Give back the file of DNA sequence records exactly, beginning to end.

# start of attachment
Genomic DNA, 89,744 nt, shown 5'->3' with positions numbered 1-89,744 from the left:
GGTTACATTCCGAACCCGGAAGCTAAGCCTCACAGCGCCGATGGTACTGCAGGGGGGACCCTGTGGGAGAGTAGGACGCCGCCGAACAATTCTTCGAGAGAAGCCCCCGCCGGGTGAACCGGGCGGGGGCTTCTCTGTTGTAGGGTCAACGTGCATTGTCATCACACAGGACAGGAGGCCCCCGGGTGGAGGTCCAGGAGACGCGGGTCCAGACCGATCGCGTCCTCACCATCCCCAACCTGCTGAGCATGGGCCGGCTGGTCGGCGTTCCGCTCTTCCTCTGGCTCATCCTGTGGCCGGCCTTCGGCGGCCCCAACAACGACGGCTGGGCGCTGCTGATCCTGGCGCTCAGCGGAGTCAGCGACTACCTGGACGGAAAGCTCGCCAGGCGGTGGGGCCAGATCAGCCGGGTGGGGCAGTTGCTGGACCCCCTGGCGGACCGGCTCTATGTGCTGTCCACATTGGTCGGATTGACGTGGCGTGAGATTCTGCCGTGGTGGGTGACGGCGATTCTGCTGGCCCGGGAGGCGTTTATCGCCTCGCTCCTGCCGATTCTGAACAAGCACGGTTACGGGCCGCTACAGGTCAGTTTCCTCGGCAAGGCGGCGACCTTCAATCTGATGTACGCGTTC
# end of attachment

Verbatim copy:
Genomic DNA, 89,744 nt, shown 5'->3' with positions numbered 1-89,744 from the left:
GGTTACATTCCGAACCCGGAAGCTAAGCCTCACAGCGCCGATGGTACTGCAGGGGGGACCCTGTGGGAGAGTAGGACGCCGCCGAACAATTCTTCGAGAGAAGCCCCCGCCGGGTGAACCGGGCGGGGGCTTCTCTGTTGTAGGGTCAACGTGCATTGTCATCACACAGGACAGGAGGCCCCCGGGTGGAGGTCCAGGAGACGCGGGTCCAGACCGATCGCGTCCTCACCATCCCCAACCTGCTGAGCATGGGCCGGCTGGTCGGCGTTCCGCTCTTCCTCTGGCTCATCCTGTGGCCGGCCTTCGGCGGCCCCAACAACGACGGCTGGGCGCTGCTGATCCTGGCGCTCAGCGGAGTCAGCGACTACCTGGACGGAAAGCTCGCCAGGCGGTGGGGCCAGATCAGCCGGGTGGGGCAGTTGCTGGACCCCCTGGCGGACCGGCTCTATGTGCTGTCCACATTGGTCGGATTGACGTGGCGTGAGATTCTGCCGTGGTGGGTGACGGCGATTCTGCTGGCCCGGGAGGCGTTTATCGCCTCGCTCCTGCCGATTCTGAACAAGCACGGTTACGGGCCGCTACAGGTCAGTTTCCTCGGCAAGGCGGCGACCTTCAATCTGATGTACGCGTTC